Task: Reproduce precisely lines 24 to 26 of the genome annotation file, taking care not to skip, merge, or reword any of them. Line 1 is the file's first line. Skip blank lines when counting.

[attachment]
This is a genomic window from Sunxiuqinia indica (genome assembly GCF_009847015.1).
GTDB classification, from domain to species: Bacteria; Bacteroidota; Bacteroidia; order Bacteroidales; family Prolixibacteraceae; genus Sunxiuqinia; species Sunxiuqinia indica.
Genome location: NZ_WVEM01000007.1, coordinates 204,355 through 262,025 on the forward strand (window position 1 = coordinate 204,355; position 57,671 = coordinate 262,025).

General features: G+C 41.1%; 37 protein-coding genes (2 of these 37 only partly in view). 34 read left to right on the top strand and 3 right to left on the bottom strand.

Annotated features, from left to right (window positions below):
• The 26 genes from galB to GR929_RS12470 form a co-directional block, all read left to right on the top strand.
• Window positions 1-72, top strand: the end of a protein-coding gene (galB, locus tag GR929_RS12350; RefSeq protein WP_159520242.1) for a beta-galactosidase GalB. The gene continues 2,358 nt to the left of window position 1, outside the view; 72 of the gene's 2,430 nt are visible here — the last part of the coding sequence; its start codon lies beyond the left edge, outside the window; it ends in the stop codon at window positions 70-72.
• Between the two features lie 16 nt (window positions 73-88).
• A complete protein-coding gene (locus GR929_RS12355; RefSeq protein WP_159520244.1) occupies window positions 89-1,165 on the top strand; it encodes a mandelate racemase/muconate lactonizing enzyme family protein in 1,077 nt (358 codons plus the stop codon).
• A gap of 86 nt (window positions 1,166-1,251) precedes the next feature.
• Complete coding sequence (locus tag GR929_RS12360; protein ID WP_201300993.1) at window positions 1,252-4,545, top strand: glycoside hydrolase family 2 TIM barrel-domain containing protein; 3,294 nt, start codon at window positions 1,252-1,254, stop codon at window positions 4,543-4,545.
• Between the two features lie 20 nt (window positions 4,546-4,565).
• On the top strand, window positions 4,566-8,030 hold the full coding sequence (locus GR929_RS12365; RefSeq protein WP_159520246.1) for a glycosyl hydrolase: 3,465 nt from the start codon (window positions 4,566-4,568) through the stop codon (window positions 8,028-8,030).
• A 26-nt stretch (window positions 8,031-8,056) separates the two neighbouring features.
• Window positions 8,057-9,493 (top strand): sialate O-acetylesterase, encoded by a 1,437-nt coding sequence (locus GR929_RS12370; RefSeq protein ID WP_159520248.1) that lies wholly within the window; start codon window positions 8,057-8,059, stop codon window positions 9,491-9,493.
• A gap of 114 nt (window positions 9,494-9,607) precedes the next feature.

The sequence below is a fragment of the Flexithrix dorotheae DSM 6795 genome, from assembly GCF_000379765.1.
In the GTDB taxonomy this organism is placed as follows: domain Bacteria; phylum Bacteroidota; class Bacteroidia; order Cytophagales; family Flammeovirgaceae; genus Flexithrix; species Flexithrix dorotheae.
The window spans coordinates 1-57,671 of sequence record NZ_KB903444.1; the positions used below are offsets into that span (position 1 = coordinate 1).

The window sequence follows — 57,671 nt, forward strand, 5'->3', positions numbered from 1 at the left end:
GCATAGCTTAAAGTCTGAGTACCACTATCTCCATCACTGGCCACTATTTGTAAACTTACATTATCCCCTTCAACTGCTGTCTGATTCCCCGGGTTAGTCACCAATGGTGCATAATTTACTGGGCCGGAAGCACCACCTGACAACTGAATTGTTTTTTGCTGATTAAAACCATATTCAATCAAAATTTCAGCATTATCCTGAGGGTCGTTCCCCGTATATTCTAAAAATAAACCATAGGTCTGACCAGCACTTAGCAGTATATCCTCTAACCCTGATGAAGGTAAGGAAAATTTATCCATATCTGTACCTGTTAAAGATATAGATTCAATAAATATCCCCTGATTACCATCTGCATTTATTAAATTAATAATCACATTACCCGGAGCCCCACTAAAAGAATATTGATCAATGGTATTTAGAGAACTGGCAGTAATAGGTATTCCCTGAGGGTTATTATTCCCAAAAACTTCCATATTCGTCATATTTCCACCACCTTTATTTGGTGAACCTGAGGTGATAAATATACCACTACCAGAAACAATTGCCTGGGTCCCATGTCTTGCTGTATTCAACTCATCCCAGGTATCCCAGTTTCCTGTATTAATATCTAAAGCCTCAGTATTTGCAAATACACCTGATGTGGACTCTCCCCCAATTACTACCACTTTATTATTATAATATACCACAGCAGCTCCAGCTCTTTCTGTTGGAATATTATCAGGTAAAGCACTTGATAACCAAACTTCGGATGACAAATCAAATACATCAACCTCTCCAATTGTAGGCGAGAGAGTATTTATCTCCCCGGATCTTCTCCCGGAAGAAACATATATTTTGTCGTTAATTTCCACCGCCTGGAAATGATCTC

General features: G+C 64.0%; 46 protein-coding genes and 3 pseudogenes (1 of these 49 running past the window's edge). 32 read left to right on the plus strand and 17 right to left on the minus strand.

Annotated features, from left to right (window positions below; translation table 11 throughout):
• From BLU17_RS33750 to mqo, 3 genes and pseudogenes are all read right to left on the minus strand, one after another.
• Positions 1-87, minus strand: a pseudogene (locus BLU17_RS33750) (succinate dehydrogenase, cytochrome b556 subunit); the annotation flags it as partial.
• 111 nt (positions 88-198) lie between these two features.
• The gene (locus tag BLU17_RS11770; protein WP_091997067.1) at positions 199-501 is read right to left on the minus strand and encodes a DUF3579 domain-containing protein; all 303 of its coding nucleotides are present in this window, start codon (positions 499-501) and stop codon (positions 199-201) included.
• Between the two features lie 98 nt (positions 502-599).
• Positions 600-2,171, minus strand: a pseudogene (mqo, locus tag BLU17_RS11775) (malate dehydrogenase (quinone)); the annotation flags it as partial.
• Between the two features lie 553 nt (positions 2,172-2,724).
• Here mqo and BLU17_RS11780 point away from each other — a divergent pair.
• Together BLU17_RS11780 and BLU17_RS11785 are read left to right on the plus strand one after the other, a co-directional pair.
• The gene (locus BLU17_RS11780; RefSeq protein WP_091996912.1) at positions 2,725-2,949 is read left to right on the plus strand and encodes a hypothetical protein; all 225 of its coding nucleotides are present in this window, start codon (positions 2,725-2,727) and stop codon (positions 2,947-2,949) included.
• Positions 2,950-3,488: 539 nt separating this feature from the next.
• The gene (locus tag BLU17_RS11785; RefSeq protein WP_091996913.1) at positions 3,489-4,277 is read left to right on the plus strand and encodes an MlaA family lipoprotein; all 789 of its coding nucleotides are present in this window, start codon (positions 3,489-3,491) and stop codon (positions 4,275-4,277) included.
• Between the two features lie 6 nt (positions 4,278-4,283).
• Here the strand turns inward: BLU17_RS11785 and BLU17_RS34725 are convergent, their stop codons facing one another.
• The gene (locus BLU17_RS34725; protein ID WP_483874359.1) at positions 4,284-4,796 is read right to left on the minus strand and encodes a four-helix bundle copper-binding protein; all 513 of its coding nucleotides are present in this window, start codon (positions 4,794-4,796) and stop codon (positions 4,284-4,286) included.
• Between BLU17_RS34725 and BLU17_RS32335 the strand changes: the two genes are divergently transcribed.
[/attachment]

• From BLU17_RS33750 to mqo, 3 genes and pseudogenes are all read right to left on the minus strand, one after another.
• Positions 1-87, minus strand: a pseudogene (locus BLU17_RS33750) (succinate dehydrogenase, cytochrome b556 subunit); the annotation flags it as partial.
• 111 nt (positions 88-198) lie between these two features.